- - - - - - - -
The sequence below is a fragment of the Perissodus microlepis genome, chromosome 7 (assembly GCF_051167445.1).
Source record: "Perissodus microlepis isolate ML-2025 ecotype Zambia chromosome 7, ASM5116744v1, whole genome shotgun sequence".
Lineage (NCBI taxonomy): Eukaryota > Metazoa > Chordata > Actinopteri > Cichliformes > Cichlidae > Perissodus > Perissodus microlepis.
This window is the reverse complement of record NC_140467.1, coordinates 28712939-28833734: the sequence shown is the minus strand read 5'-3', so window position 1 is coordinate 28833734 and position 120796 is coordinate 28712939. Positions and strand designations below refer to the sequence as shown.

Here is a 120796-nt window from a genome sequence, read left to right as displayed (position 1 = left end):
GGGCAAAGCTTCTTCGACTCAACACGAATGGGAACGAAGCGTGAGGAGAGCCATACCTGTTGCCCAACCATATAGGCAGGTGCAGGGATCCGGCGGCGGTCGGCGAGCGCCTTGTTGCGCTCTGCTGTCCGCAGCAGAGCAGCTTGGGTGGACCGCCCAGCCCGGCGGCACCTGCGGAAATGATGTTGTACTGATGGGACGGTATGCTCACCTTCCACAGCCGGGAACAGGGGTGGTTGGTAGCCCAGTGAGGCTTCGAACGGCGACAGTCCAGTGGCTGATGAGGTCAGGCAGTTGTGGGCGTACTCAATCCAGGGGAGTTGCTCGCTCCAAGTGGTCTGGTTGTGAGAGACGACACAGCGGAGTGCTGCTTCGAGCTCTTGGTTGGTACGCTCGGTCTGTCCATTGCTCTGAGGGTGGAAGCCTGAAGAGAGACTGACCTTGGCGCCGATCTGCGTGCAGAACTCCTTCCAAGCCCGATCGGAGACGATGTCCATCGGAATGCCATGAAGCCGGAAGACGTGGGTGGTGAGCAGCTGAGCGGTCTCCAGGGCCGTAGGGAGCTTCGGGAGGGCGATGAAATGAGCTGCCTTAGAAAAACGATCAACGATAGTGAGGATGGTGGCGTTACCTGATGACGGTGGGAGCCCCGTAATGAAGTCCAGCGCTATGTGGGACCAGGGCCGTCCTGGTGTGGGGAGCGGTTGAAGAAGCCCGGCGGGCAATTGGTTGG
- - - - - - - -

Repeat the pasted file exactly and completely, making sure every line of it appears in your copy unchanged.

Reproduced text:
The sequence below is a fragment of the Perissodus microlepis genome, chromosome 7 (assembly GCF_051167445.1).
Source record: "Perissodus microlepis isolate ML-2025 ecotype Zambia chromosome 7, ASM5116744v1, whole genome shotgun sequence".
Lineage (NCBI taxonomy): Eukaryota > Metazoa > Chordata > Actinopteri > Cichliformes > Cichlidae > Perissodus > Perissodus microlepis.
This window is the reverse complement of record NC_140467.1, coordinates 28712939-28833734: the sequence shown is the minus strand read 5'-3', so window position 1 is coordinate 28833734 and position 120796 is coordinate 28712939. Positions and strand designations below refer to the sequence as shown.

Here is a 120796-nt window from a genome sequence, read left to right as displayed (position 1 = left end):
GGGCAAAGCTTCTTCGACTCAACACGAATGGGAACGAAGCGTGAGGAGAGCCATACCTGTTGCCCAACCATATAGGCAGGTGCAGGGATCCGGCGGCGGTCGGCGAGCGCCTTGTTGCGCTCTGCTGTCCGCAGCAGAGCAGCTTGGGTGGACCGCCCAGCCCGGCGGCACCTGCGGAAATGATGTTGTACTGATGGGACGGTATGCTCACCTTCCACAGCCGGGAACAGGGGTGGTTGGTAGCCCAGTGAGGCTTCGAACGGCGACAGTCCAGTGGCTGATGAGGTCAGGCAGTTGTGGGCGTACTCAATCCAGGGGAGTTGCTCGCTCCAAGTGGTCTGGTTGTGAGAGACGACACAGCGGAGTGCTGCTTCGAGCTCTTGGTTGGTACGCTCGGTCTGTCCATTGCTCTGAGGGTGGAAGCCTGAAGAGAGACTGACCTTGGCGCCGATCTGCGTGCAGAACTCCTTCCAAGCCCGATCGGAGACGATGTCCATCGGAATGCCATGAAGCCGGAAGACGTGGGTGGTGAGCAGCTGAGCGGTCTCCAGGGCCGTAGGGAGCTTCGGGAGGGCGATGAAATGAGCTGCCTTAGAAAAACGATCAACGATAGTGAGGATGGTGGCGTTACCTGATGACGGTGGGAGCCCCGTAATGAAGTCCAGCGCTATGTGGGACCAGGGCCGTCCTGGTGTGGGGAGCGGTTGAAGAAGCCCGGCGGGCAATTGGTTGG